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[personal profile] renay
My library ordered some books for me, so now I am in possession of six October Daye books. Here is the proof. Odds on how long it's gonna take me to plow through all of these? (One is done, but finished too late to end up in this column; it's possible you heard me screeching in agony.)



Read more... )
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[personal profile] helloladies
Today we're excited to welcome [tumblr.com profile] justira to Lady Business to talk about Grasshopper Jungle by Andrew Smith. Ira is an awesome illustrator, writer, and web developer. You can find more of Ira's work at their tumblr.





lime green cover of Grasshopper Jungle with two lines forming a V to denote the antenna of a grasshopper


I want to say that Grasshopper Jungle did one thing well but—honestly, I can't. I want to like that it has a bisexual protagonist and a love triangle that never collapses but I can't call the love triangle well done when one of its legs is underdeveloped and treated so poorly by the narrative. But I'm getting ahead of myself.

Grasshopper Jungle blends pulpy—almost kitschy—Cold War era sci fi, a historical immigration account, and a small-town coming of age story. It's also written by someone who self-admittedly knows nothing about female folks, which is a bit unfortunate seeing as one of the alleged main characters is female. The novel fell flat or me in almost every aspect, with only a few bright notes: sometimes the writing and substance came together to say something interesting about the human impulse towards history-making, and the relationship between the protagonist, Austin, and his best friend, Robby, is well-developed and well-sustained. However, this is all embedded in a narrative that not only features rape apologia and massive fat shaming, but also constantly fails its female characters. And to top off that parade, the apocalyptic premise never manages to quite gel with the beating teenaged heart of the story.

I should be happy that a book with a bisexual protagonist is getting so much attention. But I can't support a book that fails on so many social and technical levels.

Read more... )
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[personal profile] renay
cover of Unspoken cover of Untold cover of Unmade


I flew through The Lynburn Legacy in two weeks. I can hear everyone going, "that word, I don't think it means what you think it means, Renay" right now, but all the other things in my life, two weeks for a trilogy is a big deal. Considering I start trilogies and never finish them (how long has Bitterblue been on my shelf? Don't ask. Mostly because I couldn't tell you, it's been that long.) "flew" absolutely works in this context. I was surprised that this series worked for me so well given my preferences about love triangles (i.e. short walk, long pier) and my capacity to handle literary heartbreak. But I— liked it a lot? I was really entertained!
  • sassy teenagers
  • broody love interests! with different flavors of brood!
  • interesting parental relationships
  • badass team of ladies!
  • girls being friends!
  • kissing!
  • telepathy!
  • the complications of mind-reading powers!

I found this so delightful.

The premise of Unspoken, the first book in the trilogy, is that Kami Glass, who lives with her family in Sorry-in-the-Vale, hears a boy in her head. She's had Jared in her head her whole life, and he's had her in his. They know each other intimately and they're always there for each other, just a thought away. Meanwhile, Kami's world is expanding because the mysterious Lynburns, who the whole town speaks of in awe, have returned to Sorry-in-the-Vale after years away, and she and her school newspaper are in the perfect position to break the story. BUT SUDDENLY, Jared's not just a voice in her head anymore. no explicit spoilers, just a lot of complaining about rural university education and my ongoing misunderstanding of genre. )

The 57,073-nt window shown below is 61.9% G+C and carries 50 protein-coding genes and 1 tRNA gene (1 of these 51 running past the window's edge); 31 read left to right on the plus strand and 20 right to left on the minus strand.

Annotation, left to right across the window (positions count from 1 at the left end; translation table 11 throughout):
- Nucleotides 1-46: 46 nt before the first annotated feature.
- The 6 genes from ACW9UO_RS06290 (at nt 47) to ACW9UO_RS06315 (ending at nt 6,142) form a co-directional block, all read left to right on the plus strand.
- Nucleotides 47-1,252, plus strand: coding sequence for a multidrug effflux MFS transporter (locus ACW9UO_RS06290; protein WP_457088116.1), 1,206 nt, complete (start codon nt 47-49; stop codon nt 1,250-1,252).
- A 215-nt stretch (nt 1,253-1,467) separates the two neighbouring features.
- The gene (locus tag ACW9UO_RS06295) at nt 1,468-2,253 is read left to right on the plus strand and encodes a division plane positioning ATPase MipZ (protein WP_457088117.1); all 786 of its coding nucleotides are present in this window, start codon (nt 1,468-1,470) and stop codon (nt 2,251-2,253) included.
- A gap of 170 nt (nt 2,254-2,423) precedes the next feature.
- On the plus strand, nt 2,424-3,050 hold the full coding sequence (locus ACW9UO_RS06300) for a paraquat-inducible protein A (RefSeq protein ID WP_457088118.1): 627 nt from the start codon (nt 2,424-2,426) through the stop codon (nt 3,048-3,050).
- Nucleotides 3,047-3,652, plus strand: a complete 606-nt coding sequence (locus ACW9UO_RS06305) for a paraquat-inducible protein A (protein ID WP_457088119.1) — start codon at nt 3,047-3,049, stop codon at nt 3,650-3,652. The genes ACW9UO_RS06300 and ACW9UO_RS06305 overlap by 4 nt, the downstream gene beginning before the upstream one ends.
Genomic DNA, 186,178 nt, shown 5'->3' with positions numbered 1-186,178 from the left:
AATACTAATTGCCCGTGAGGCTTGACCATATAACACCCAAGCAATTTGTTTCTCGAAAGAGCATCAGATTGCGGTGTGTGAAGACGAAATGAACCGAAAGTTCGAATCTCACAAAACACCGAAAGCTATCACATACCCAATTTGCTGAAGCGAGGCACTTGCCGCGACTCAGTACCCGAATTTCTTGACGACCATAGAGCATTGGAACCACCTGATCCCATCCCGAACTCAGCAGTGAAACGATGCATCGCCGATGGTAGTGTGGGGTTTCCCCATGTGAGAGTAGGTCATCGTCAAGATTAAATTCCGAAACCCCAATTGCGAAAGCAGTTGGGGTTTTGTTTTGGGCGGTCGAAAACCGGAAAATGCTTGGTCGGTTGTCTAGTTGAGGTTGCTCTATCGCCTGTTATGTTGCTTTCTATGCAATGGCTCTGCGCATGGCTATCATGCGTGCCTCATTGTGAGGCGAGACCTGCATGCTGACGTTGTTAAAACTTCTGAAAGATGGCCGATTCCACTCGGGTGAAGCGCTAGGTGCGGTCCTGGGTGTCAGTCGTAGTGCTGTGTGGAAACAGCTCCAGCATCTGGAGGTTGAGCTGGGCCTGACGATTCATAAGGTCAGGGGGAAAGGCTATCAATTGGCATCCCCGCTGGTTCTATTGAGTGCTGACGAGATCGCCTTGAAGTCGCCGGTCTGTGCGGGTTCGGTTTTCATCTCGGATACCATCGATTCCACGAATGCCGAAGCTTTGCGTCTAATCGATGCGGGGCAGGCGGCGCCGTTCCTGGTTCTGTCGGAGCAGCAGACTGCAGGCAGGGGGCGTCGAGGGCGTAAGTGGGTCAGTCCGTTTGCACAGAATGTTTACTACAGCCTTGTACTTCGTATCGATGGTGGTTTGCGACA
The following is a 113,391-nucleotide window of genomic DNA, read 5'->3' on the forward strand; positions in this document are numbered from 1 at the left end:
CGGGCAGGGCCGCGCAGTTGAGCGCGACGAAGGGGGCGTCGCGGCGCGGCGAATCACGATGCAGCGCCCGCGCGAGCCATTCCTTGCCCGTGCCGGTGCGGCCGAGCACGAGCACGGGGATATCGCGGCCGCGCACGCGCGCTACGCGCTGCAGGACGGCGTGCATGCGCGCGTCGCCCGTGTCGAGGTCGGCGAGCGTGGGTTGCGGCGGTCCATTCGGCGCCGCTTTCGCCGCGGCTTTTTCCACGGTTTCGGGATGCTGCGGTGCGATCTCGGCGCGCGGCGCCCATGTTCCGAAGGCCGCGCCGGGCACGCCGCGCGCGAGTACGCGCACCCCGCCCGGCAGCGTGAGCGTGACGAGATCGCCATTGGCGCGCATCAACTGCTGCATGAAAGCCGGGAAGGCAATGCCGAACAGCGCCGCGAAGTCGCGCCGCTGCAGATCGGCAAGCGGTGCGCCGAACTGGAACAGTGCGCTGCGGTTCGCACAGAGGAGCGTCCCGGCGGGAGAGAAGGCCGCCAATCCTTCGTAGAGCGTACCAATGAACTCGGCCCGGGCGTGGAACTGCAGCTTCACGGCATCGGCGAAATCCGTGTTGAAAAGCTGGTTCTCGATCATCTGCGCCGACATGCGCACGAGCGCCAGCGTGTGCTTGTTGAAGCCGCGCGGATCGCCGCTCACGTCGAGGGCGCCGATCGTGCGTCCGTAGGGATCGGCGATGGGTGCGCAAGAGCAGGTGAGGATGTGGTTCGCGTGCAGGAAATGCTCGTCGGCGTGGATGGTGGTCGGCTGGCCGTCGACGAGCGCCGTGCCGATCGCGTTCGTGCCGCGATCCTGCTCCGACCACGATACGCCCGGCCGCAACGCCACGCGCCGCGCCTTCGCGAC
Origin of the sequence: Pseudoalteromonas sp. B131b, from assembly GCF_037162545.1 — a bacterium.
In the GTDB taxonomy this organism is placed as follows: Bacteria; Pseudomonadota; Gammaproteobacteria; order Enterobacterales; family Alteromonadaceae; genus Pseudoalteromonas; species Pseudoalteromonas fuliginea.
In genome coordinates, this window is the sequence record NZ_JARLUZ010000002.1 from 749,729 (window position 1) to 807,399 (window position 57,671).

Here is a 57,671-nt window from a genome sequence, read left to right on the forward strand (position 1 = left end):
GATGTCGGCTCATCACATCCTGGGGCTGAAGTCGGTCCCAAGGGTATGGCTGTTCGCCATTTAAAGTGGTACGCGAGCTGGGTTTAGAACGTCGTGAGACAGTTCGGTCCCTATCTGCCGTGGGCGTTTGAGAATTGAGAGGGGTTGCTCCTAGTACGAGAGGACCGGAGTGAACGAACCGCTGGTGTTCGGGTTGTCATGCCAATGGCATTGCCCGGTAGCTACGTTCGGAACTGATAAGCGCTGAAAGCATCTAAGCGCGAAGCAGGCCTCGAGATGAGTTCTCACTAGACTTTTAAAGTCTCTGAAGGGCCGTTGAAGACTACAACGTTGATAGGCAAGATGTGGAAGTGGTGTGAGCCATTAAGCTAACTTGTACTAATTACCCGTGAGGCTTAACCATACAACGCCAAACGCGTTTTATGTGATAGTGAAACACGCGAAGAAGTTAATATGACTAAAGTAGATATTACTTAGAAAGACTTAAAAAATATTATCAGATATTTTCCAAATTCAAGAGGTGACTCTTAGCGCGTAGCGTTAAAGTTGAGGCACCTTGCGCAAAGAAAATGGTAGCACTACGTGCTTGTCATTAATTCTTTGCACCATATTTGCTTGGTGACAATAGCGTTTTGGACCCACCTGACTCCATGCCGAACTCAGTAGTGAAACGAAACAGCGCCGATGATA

This series was really fun. I suppose this means I should reread and then finish the series that The Demon's Lexicon started, like a responsible series reader. Oh, and apparently Sarah Rees Brennan has another book coming out next year that sounds excellent, Tell the Wind and Fire.

(Yes, I am going to read Bitterblue this year, friends. PUT THOSE PITCHFORKS DOWN. I'M DOING IT I SWEAR.)
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[personal profile] helloladies
Today we're excited to welcome [tumblr.com profile] justira back to to Lady Business to talk about Mockingjay Part 1. Ira is an awesome illustrator, writer, and web developer who gained their powers by consuming the bones of their enemies. They make art, comics, and writing when they are not distracted by way too many video games. You can find more of Ira's work at their tumblr.





Mockingjay's recent release to DVD has reignited my ambivalence towards the movie— don't get me wrong, it's great having another female-led spec fic film, especially one with Natalie Dormer running support. But the film suffered a critical lack; the ghost of the movie it could have been hovered over the film for me: the film lacked confidence. The story — the book — is, at its core, part social commentary and part inspection of PTSD. But the film adaptation lacked the boldness to pull a full genre shift, or make up for Collins's shortcomings as a writer. Spoilers for the books and movies up through Mockingjay Part 1 and its equivalent part of the book follow.

What the movie should have done was listen to its own message more. It should have listened to Haymitch.

Haymitch explains how to use Katniss effectively.

Haymitch criticized Plutarch's effort at making Mockingjay propos: they were falling flat and felt artificial. What they needed to do — what the movie needed to do — was get inside Katniss's head, inspect the authentic intersection of her internal world and the world around her. Katniss's commodification had to be contingent upon her authenticity in order to function as intended. That's when the propos were the most genuine and effective. That's when the movie shone. Read more... )
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[personal profile] helloladies
What does it mean when a book is released as YA fantasy in one country but adult fantasy in another? What IS epic fantasy, anyway? Should everyone read One Piece (YES)? Does it matter if most of the awesome parts of a book have to be found in hindsight and require qualification? Are revenge narratives over kingdoms even interesting anymore? Does Joe Abercrombie like pain and suffering to the exclusion of everything else*? Renay and Ana from The Book Smugglers tackle these questions and more using thousands and thousands of words.

* lies; we don't tackle this at all, because the answer is obviously yes.


cover and blurb although the blurb got a little overwhelmed with itself )




Spoilers.

Renay: So, that happened. Read more... )